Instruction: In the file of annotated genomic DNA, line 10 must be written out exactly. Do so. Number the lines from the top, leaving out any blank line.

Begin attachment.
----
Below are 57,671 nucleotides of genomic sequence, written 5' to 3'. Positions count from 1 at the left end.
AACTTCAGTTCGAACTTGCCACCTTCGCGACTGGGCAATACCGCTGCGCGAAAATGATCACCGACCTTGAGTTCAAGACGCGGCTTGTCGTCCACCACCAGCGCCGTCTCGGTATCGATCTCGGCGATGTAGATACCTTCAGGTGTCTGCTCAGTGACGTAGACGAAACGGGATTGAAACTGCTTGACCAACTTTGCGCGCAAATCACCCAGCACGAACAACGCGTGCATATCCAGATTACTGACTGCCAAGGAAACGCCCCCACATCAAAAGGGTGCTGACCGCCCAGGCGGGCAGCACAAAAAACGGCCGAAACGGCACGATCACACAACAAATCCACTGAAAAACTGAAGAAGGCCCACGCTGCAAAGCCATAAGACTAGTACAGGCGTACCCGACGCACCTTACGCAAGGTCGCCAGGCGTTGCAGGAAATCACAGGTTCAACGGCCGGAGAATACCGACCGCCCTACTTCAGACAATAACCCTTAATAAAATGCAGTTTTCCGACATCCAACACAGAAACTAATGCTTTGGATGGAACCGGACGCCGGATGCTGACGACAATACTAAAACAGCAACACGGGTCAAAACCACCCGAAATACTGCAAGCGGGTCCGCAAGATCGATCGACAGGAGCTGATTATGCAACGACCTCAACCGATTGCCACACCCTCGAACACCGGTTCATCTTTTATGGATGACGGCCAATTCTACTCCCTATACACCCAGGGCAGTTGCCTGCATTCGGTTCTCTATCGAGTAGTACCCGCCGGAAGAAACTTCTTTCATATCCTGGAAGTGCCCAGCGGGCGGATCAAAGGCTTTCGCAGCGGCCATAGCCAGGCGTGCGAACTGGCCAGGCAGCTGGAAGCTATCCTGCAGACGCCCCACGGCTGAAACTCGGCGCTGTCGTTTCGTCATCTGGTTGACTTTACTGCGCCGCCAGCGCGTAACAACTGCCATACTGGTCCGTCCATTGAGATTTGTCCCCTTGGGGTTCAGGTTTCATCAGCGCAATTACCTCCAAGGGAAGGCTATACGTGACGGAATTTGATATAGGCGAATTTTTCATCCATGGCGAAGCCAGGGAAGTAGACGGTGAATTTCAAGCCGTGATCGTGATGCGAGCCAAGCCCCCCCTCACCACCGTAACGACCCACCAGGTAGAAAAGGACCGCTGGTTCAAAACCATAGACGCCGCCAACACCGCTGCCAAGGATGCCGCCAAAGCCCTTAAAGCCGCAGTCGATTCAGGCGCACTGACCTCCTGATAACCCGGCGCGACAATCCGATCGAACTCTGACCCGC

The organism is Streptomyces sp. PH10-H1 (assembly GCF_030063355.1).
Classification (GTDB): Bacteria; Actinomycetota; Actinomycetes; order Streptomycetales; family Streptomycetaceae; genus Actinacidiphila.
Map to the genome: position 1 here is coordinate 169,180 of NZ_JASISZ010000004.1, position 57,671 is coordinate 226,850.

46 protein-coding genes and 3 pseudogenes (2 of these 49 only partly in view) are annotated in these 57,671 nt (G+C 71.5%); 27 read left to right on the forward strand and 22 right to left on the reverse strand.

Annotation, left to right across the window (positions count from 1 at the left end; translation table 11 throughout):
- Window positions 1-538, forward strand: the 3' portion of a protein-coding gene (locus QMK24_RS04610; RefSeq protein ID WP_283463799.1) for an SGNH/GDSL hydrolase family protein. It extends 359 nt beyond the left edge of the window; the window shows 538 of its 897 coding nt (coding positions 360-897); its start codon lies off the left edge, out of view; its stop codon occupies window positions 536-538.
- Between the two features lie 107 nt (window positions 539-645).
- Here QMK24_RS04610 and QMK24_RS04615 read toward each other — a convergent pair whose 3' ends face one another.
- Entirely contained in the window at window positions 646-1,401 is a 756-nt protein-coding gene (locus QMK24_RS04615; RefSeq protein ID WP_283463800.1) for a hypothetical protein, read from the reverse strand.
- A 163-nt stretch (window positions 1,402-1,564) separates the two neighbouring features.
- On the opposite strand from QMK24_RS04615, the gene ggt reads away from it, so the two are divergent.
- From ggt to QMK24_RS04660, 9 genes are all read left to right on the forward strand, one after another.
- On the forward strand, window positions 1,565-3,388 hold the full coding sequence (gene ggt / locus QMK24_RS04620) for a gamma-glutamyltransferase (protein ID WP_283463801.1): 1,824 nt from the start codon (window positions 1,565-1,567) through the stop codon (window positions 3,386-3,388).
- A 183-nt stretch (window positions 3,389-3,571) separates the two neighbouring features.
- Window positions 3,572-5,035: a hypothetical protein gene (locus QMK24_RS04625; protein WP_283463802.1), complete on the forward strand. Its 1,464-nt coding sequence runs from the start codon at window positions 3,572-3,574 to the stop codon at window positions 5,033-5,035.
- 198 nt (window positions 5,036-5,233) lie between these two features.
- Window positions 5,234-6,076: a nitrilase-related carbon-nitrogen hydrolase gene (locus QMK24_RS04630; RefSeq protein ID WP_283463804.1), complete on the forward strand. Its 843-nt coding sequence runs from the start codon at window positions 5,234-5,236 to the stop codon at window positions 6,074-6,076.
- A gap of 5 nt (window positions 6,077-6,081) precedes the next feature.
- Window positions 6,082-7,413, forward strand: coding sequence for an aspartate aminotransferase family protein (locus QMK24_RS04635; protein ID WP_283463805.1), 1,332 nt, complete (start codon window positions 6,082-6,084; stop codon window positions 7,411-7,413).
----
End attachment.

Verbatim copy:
- Here QMK24_RS04610 and QMK24_RS04615 read toward each other — a convergent pair whose 3' ends face one another.